Rare Disease Research Partnership (RAinDRoP): A Collaborative Approach to Identify Research Priorities for Rare Diseases in Ireland
For which topic were research priorities identified?
In which location was the research priority setting conducted?
Europe - Ireland
Why was it conducted at all?
Rare diseases are individually unique, but collectively they share substantial unmet health and social care needs. These pose a significant public health challenge. Rare diseases are challenging for clinicians in terms of reaching a conclusive diagnosis and determining an appropriate course of treatment due to their low prevalence, heterogenicity and complex nature. There has been a lack of discussion on the research topics that should be prioritised and gaining consensus about research priority areas is timely and important.
What was the objective?
to identify priorities for rare diseases research aimed at improving the health and wellbeing of people living with rare diseases
What was the outcome?
a ranking list of 15 research topics
How long did the research prioritization take?
No information provided.
Which methods were used to identify research priorities?
How were the priorities for research identified exactly?
Step 1: collecting research topics: expert group reviewed literature and policies, 6 themes emerged, survey 1: participants were asked to think of questions they would like to see answered by rare disease research in relation to the six topics identified by the expert group, survey asked: What questions would you like to see answered by Rare Disease research?, 1015 statements were submitted, expert group met to refine list, 29 topics moved forward. Step 2: workshop: each theme was introduced, participants had opportunity to learn more, ask questions and share knowledge and experiences, followed by small group discussions with world café method, participants were asked to rate topics and also asked how much they would invest in these topics. Step 3: consultation and survey 2: to validate top 15 priorities, participants were asked to rank top 15 research priority topics
Which stakeholders took part?
Healthcare professionals, researchers and people living with rare diseases. Survey 1: 240 participants: 32% persons living with a rare disease. Workshop: 42 participants: those living with rare diseases, family, carers, clinicians, genetics/scientist, policymakers, research funding bodies, interdisciplinary healthcare and social care professionals, and researchers with a particular interest in rare diseases. Survey 2: 75 participants.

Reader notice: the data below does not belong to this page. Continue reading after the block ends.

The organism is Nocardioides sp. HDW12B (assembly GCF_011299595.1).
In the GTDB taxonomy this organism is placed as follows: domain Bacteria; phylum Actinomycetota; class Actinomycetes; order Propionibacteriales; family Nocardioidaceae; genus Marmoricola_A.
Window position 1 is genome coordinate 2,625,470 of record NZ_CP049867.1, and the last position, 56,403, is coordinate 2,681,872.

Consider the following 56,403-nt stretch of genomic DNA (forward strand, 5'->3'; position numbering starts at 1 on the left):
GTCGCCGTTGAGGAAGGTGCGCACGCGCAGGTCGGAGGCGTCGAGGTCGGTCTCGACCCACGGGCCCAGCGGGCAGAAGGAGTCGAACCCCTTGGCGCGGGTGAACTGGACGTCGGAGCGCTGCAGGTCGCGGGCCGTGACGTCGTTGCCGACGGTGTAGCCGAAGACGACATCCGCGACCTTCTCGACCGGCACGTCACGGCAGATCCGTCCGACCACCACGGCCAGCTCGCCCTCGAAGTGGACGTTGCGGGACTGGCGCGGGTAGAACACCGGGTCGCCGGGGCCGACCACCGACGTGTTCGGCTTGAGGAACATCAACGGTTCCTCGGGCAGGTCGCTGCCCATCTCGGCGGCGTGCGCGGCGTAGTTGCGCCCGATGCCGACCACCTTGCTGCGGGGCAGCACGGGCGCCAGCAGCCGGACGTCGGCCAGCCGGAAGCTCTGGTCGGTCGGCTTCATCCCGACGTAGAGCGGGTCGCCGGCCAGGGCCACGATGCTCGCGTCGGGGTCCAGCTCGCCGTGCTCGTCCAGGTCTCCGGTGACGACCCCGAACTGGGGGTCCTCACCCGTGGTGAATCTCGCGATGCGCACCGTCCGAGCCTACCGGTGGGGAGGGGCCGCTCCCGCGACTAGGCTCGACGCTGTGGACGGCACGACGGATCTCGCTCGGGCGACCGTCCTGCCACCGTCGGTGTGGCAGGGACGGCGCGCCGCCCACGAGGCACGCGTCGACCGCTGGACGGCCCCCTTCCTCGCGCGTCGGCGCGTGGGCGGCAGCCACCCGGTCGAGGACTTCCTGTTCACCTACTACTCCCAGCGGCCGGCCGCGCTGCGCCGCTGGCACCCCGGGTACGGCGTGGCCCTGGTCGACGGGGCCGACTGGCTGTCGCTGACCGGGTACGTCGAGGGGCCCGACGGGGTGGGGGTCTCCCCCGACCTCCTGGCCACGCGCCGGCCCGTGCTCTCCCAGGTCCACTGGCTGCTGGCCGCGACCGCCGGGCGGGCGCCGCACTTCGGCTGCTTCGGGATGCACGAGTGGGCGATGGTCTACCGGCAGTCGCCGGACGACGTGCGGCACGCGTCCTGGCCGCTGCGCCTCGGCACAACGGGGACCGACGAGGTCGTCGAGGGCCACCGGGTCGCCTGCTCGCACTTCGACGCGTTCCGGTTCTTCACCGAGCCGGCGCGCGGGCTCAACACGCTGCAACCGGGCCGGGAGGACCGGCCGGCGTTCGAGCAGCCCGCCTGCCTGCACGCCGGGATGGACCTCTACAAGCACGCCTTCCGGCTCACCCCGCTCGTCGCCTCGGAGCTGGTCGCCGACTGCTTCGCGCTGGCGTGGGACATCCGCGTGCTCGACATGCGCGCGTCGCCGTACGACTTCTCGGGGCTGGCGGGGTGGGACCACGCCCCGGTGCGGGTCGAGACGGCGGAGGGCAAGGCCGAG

How were stakeholders recruited?
Social media (Twitter, LinkedIn, Facebook) was utilised to share participant information leaflets and the online survey. Targeted invitations to attend the workshop were circulated by the Rare Disease Taskforce, Rare Disease Ireland, National Clinical program for Rare Diseases, and IPPOSI. There was a focus on creating a cross-section of individuals from service providers, service users, and the public perspective. Participants included those living with rare diseases, family, carers, clinicians, genetics/scientist, policymakers, research funding bodies, interdisciplinary healthcare and social care professionals, and researchers with a particular interest in rare diseases. Eligibility criteria were as follows: English speaking; 18 years and older; and able to provide informed consent to participate. There was a clear focus in this workshop to achieve gender balance, leading to a 50:50 split of men and women. It was also ensured that minority ethnic groups were included during the invitation. The RAinDRoP expert group members and partners were asked to promote the survey to stakeholders via email, relevant meetings, social media, web sites, and any other opportunities that arose. A social media promotion plan was developed, similar to phase I.
Were stakeholders actively involved or did they just participate?
Stakeholders not only participated but were also actively involved in the research prioritization process: They were part of a steering group. The steering group consisted of 3 patient organization representatives, 3 patients and families living with rare diseases, 2 members of the National Rare Disease Office in Ireland, 2 academics, 2 researchers, 2 healthcare professionals. The members oversaw the whole process and were involved in data processing.